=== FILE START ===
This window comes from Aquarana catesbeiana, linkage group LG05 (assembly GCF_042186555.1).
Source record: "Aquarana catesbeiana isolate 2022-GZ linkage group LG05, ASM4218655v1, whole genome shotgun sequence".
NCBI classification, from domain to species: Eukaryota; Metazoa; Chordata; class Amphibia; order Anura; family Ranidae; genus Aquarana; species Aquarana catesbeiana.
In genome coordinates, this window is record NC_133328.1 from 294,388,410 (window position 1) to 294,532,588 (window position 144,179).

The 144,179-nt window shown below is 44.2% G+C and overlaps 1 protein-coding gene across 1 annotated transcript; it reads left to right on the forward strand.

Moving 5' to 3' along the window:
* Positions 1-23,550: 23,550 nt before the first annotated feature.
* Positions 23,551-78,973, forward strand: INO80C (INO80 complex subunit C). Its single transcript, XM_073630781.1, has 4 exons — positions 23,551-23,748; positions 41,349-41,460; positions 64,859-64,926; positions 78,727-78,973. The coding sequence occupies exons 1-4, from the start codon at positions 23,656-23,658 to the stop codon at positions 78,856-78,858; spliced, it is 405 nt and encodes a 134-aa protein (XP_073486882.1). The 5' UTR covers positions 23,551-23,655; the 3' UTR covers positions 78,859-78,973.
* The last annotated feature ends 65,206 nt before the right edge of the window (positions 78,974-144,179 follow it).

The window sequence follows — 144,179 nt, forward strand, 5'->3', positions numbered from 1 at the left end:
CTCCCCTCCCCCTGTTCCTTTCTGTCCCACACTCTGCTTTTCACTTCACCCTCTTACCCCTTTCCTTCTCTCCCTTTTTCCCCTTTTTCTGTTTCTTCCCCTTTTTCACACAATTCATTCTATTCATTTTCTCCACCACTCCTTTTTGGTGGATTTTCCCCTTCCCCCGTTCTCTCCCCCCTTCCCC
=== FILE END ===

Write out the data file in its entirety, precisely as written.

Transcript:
This window comes from Aquarana catesbeiana, linkage group LG05 (assembly GCF_042186555.1).
Source record: "Aquarana catesbeiana isolate 2022-GZ linkage group LG05, ASM4218655v1, whole genome shotgun sequence".
NCBI classification, from domain to species: Eukaryota; Metazoa; Chordata; class Amphibia; order Anura; family Ranidae; genus Aquarana; species Aquarana catesbeiana.
In genome coordinates, this window is record NC_133328.1 from 294,388,410 (window position 1) to 294,532,588 (window position 144,179).

The 144,179-nt window shown below is 44.2% G+C and overlaps 1 protein-coding gene across 1 annotated transcript; it reads left to right on the forward strand.

Moving 5' to 3' along the window:
* Positions 1-23,550: 23,550 nt before the first annotated feature.
* Positions 23,551-78,973, forward strand: INO80C (INO80 complex subunit C). Its single transcript, XM_073630781.1, has 4 exons — positions 23,551-23,748; positions 41,349-41,460; positions 64,859-64,926; positions 78,727-78,973. The coding sequence occupies exons 1-4, from the start codon at positions 23,656-23,658 to the stop codon at positions 78,856-78,858; spliced, it is 405 nt and encodes a 134-aa protein (XP_073486882.1). The 5' UTR covers positions 23,551-23,655; the 3' UTR covers positions 78,859-78,973.
* The last annotated feature ends 65,206 nt before the right edge of the window (positions 78,974-144,179 follow it).

The window sequence follows — 144,179 nt, forward strand, 5'->3', positions numbered from 1 at the left end:
CTCCCCTCCCCCTGTTCCTTTCTGTCCCACACTCTGCTTTTCACTTCACCCTCTTACCCCTTTCCTTCTCTCCCTTTTTCCCCTTTTTCTGTTTCTTCCCCTTTTTCACACAATTCATTCTATTCATTTTCTCCACCACTCCTTTTTGGTGGATTTTCCCCTTCCCCCGTTCTCTCCCCCCTTCCCC